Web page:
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Center News

US Public Perceptions about the Bioterrorism Threat and Efforts to Respond

The Center for Biosecurity of the University of Pittsburgh Medical Center (UPMC), in conjunction with Consensus Research Group, Inc., of New York City, conducted a study of opinions of the general public and opinion leaders to examine public perception about the threat of bioterrorism and about the measures being taken to prevent biological attacks or respond to them.

Methods: All interviews were conducted by Consensus Research Group, Inc., of New York City.

Qualitative Research: A series of four exploratory focus group interviews were conducted among registered voters, ages 30-50, in the Pittsburgh, Pennsylvania, and Portland, Oregon, metropolitan areas, on June 23 and 24, 2004. A series of 20 personal individual in-depth interviews were conducted among opinion leaders in the Washington, DC, and New York City areas in June 2004. The results of these interviews helped to shape the quantitative research that followed.

Quantitative Research: Study findings are based on a national probability telephone sample of 800 persons, 18 years and older, and distributed 50% male versus 50% female. Random digit dialing allowed for the inclusion of unlisted telephone households and recent changes of residence.

The margin of error in survey sampling is a function of sample size and response level. At the 95% confidence interval for this sample of 800 respondents, the chances are 95 in 100 that the average result reported would fall within +/-3.5 percentage points of results generated from a census of all persons in the universe of interest.

Interviewing was completed during the period September 16 to October 4, 2004.

Summary of Results: The general public is resigned to the probability of terrorist attacks on the United States. Based on past terrorist attacks and current threats, the public believes the nation will encounter events of terrorism (including bioterrorism) in our future and that the best defense is being armed with more information and preparedness by federal and local entities.

Of the people surveyed, 72% said that terrorism, and 65% said that bioterrorism, is a very important or extremely important issue to them. The specific issues that Americans say they are worried about most include:

  • The safety of our reservoirs and water supply (70%);
  • The government's ability to prevent a bioterrorist attack (66%);
  • The training (65%) and ability (64%) of medical personnel to handle a bioterrorist attack;
  • The availability of drugs or vaccines in the event of a bioterrorist attack (64%);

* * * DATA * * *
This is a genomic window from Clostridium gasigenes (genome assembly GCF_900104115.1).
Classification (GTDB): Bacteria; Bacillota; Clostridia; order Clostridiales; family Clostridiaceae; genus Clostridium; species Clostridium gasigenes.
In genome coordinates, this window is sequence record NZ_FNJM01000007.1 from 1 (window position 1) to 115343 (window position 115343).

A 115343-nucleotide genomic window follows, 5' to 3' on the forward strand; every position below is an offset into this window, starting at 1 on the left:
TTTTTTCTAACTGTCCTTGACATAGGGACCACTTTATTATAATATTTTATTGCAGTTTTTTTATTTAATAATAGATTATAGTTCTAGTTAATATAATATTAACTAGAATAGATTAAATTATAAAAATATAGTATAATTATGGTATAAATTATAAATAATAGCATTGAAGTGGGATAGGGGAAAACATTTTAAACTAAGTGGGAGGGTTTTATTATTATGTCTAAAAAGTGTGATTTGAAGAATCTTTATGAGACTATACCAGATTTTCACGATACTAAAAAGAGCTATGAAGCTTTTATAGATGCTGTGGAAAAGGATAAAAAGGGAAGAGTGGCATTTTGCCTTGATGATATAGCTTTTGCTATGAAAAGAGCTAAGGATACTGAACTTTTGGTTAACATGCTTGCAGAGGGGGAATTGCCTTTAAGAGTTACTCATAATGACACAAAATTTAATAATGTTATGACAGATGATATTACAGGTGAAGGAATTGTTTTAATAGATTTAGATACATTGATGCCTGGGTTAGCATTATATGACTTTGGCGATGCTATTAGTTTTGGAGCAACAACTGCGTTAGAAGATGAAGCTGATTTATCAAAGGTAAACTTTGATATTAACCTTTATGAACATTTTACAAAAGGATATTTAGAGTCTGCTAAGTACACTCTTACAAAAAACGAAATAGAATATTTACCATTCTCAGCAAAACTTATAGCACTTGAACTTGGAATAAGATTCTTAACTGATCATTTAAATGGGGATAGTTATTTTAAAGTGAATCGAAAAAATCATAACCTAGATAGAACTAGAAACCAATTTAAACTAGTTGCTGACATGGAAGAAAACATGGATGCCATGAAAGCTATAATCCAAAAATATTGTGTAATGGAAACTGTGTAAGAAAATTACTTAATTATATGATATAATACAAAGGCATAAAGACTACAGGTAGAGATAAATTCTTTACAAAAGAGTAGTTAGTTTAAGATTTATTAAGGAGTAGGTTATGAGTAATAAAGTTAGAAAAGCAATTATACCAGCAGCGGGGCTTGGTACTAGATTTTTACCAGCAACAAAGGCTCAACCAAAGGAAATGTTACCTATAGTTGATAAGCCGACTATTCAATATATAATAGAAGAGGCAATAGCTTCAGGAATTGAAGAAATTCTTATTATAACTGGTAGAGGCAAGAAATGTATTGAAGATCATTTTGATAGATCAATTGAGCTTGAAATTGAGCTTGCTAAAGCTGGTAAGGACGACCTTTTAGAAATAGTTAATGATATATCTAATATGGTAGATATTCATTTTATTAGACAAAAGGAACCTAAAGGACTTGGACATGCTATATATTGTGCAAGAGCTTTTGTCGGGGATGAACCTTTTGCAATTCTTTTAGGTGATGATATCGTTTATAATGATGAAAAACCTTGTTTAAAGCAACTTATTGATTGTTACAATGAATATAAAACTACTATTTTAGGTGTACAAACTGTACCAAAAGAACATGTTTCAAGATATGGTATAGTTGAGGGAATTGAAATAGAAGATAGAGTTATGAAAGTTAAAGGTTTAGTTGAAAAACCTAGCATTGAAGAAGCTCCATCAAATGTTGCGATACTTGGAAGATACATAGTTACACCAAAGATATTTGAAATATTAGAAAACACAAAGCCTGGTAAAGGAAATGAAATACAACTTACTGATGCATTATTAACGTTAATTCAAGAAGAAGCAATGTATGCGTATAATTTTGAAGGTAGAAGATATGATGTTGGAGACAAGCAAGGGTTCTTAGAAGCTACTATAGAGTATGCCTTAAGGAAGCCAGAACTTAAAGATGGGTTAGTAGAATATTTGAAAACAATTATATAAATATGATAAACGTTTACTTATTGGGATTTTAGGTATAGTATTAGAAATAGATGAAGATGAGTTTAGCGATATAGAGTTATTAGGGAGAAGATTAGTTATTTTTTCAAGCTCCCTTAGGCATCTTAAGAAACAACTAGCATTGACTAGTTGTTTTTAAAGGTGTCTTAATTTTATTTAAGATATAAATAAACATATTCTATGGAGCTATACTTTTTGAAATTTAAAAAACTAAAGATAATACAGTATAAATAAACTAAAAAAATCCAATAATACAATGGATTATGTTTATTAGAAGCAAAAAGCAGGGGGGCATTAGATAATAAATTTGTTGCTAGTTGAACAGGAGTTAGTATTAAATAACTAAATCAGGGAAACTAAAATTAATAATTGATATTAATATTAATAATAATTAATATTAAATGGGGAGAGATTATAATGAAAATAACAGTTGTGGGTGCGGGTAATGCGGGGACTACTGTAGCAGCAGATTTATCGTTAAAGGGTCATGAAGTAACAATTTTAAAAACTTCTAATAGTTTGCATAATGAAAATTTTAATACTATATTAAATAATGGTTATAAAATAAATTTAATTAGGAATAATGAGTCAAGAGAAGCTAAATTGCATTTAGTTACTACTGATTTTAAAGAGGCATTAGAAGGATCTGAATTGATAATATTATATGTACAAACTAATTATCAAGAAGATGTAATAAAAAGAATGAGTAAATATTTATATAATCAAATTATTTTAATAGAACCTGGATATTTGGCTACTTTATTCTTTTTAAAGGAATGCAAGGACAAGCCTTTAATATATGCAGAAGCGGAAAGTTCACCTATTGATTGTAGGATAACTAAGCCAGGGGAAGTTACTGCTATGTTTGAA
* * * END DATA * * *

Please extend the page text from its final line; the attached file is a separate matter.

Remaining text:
• The ability of the government to communicate and advise people after a bioterrorist attack (63%);
  • The food supply being contaminated (62%); and
  • The need for government-imposed quarantines after a bioterrorist attack (56%).

When asked to rate their levels of satisfaction with what is being done in their areas of concern, respondents expressed varying degrees of satisfaction, but they thought that the federal government, and to a lesser extent state and local governments and private corporations, should be doing more to address their concerns.

Asked who they thought should be responsible for accumulating enough anthrax vaccine to protect more Americans, 59% of the respondents said the federal government should take this responsibility. The majority (55%) also believed that the federal government should be investing in new technology to evaluate the scale and impact of an epidemic that would be caused by a bioterrorist attack. When asked which level of government is best prepared to prevent a future bioterrorism attack, 68% responded that the federal government was best prepared, but only 50% believed that the federal government is the level of government best prepared to respond after a bioterrorist attack.

Concerning the preparedness of hospitals for a bioterrorism attack, 72% of respondents thought it was very important for hospitals to conduct emergency drills in preparation for possible epidemics or bioterrorist attacks, and 75% thought that the federal or state governments should cover the costs of these drills.

Finally, with regard to the development of new medicines and vaccines, 79% think it is likely that developing medicines and vaccines to protect against bioterror attacks could also lead to breakthroughs in the treatment of AIDS, tuberculosis, or cancer.



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